Closure is not a term synonymous with Toronto sports fandom. We don’t win titles, we don’t make the playoffs, and we often lose our best and brightest to greener, more southern pastures. But this weekend felt different. Not different in the way Maple Leafs fans tell themselves that this season will be the one, or how Raptors fans hold onto the hope that this new tall and skinny European will be better than the last; but an actual, tangible, difference. For once it wasn’t about the past, or misguided dreams for the future. It was about a good young ball club competing hard over a weekend that saw around 110,000 fans join them in-person for the ride.

I was one of them, wearing my old Roy Halladay jersey – a fashion choice that seems silly now, but also fitting. For while I was berating Alfonso Marquez with unprintable expletives, and serenading Jose Bautista with chants of “MVP!” the name on the back of the jersey no longer mattered. It was about the name on the front. Something real.

Sunday, June 12, 2011

Site Update

As of July 1st I'll be back to writing regularly. Your patience has been greatly appreciated.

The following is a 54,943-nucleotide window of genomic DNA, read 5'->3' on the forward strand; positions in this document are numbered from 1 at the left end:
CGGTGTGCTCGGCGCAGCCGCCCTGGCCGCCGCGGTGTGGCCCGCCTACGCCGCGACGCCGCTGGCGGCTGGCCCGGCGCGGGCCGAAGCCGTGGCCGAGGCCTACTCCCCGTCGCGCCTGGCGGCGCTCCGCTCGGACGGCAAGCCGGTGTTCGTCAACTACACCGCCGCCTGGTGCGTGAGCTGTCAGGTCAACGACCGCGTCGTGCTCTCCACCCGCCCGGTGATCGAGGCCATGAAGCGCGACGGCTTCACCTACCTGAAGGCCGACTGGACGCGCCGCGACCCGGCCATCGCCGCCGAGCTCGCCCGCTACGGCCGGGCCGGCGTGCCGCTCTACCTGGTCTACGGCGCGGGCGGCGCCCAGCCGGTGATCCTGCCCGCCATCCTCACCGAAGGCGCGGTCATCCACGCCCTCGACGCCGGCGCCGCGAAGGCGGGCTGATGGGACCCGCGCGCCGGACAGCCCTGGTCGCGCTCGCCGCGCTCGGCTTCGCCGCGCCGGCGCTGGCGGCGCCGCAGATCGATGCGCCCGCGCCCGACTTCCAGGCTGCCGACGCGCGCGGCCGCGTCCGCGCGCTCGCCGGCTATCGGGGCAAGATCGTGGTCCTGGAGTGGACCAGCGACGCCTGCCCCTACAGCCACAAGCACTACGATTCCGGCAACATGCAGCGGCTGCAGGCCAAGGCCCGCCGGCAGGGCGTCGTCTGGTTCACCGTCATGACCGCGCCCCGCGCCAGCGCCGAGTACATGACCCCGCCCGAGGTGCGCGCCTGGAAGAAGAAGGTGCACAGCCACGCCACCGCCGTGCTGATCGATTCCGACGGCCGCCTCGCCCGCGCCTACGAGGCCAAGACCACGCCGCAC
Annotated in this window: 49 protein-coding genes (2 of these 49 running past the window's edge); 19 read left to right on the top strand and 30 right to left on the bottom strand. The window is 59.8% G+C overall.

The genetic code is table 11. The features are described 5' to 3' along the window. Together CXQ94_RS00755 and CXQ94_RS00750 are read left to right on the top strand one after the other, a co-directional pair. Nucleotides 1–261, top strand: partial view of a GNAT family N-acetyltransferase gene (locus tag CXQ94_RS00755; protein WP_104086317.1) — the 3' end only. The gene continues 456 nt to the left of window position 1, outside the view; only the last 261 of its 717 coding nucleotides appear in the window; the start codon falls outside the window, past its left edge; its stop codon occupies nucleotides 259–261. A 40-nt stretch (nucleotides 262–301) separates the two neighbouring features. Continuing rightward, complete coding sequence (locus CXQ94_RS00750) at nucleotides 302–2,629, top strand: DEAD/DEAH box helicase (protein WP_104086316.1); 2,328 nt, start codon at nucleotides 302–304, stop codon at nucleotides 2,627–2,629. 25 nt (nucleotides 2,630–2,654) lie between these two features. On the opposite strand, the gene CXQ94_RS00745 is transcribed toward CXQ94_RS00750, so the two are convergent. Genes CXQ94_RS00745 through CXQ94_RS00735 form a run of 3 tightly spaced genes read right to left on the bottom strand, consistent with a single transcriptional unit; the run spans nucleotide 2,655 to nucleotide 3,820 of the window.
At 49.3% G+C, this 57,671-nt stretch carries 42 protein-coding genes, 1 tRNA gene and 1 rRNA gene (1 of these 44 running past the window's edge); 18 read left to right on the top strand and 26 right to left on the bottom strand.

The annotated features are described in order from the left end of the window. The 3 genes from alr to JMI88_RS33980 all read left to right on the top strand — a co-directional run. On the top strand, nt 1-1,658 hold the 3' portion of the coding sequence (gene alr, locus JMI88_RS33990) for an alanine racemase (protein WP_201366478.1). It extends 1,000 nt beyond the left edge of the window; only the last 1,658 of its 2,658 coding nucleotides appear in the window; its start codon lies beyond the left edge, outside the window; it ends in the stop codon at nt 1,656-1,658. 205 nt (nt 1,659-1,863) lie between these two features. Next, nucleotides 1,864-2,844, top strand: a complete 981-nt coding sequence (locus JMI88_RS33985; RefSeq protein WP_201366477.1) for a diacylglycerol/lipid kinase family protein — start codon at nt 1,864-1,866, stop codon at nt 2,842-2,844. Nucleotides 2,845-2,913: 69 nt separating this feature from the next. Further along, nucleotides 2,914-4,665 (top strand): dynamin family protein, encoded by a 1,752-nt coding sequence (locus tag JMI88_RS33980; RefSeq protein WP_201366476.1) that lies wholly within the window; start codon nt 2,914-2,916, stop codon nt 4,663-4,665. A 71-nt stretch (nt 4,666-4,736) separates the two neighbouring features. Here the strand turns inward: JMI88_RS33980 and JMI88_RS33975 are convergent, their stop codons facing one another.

Monday, April 25, 2011

Thoughts on the NBA Playoffs: The Dilemma of the Underdog

Of all the series in this 2011 NBA playoffs, there is none that exemplifies the David vs. Goliath narrative better than that of the L.A. Lakers vs. the New Orleans Hornets. With more size and talent at almost every position, the title-favourite Lakers were widely predicted to sweep the series in convincing fashion (by myself included). After four games, however, the only thing I’m convinced of is that New Orleans has got to be the most endearing underdog since the 2007 Golden State Warriors, who made history by becoming the first 8th seeded to knock off a no. 1 seed.

As of today, the Hornets have tied the series at two wins apiece behind a performance from their captain, point guard Chris Paul, that has been so terrific that attempting to describe it in passing couldn’t possibly do it justice, and a scrambling defense that has done an admirable job of stymying a veritable army of Lakers big men. In short, the Hornets are my ideal underdog, and choosing a team to root for whenever I turn on their games is by far the easiest decision of my day. Yet despite everything I’ve written above, part of me is conflicted.